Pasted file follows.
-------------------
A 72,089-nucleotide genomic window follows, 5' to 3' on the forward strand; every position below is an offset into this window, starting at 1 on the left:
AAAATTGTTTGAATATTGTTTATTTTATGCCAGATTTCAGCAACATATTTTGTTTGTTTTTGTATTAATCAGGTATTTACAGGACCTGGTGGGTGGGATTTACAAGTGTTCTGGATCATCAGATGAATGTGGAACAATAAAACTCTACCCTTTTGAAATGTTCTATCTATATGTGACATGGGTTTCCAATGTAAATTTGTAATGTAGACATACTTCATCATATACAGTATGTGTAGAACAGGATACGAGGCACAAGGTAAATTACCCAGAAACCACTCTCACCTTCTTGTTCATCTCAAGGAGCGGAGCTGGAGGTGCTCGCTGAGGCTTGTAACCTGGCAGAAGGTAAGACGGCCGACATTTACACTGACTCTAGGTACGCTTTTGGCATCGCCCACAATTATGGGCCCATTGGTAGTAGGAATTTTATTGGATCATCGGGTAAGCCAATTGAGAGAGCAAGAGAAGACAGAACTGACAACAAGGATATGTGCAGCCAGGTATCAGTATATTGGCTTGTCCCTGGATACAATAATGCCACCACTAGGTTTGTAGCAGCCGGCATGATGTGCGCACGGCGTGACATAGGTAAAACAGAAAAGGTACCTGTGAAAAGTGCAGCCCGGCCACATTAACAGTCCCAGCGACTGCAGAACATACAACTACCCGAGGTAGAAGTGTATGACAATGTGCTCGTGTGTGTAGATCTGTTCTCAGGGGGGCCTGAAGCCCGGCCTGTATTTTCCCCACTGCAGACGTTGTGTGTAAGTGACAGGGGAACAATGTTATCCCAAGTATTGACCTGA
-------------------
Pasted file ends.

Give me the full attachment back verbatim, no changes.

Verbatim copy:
A 72,089-nucleotide genomic window follows, 5' to 3' on the forward strand; every position below is an offset into this window, starting at 1 on the left:
AAAATTGTTTGAATATTGTTTATTTTATGCCAGATTTCAGCAACATATTTTGTTTGTTTTTGTATTAATCAGGTATTTACAGGACCTGGTGGGTGGGATTTACAAGTGTTCTGGATCATCAGATGAATGTGGAACAATAAAACTCTACCCTTTTGAAATGTTCTATCTATATGTGACATGGGTTTCCAATGTAAATTTGTAATGTAGACATACTTCATCATATACAGTATGTGTAGAACAGGATACGAGGCACAAGGTAAATTACCCAGAAACCACTCTCACCTTCTTGTTCATCTCAAGGAGCGGAGCTGGAGGTGCTCGCTGAGGCTTGTAACCTGGCAGAAGGTAAGACGGCCGACATTTACACTGACTCTAGGTACGCTTTTGGCATCGCCCACAATTATGGGCCCATTGGTAGTAGGAATTTTATTGGATCATCGGGTAAGCCAATTGAGAGAGCAAGAGAAGACAGAACTGACAACAAGGATATGTGCAGCCAGGTATCAGTATATTGGCTTGTCCCTGGATACAATAATGCCACCACTAGGTTTGTAGCAGCCGGCATGATGTGCGCACGGCGTGACATAGGTAAAACAGAAAAGGTACCTGTGAAAAGTGCAGCCCGGCCACATTAACAGTCCCAGCGACTGCAGAACATACAACTACCCGAGGTAGAAGTGTATGACAATGTGCTCGTGTGTGTAGATCTGTTCTCAGGGGGGCCTGAAGCCCGGCCTGTATTTTCCCCACTGCAGACGTTGTGTGTAAGTGACAGGGGAACAATGTTATCCCAAGTATTGACCTGA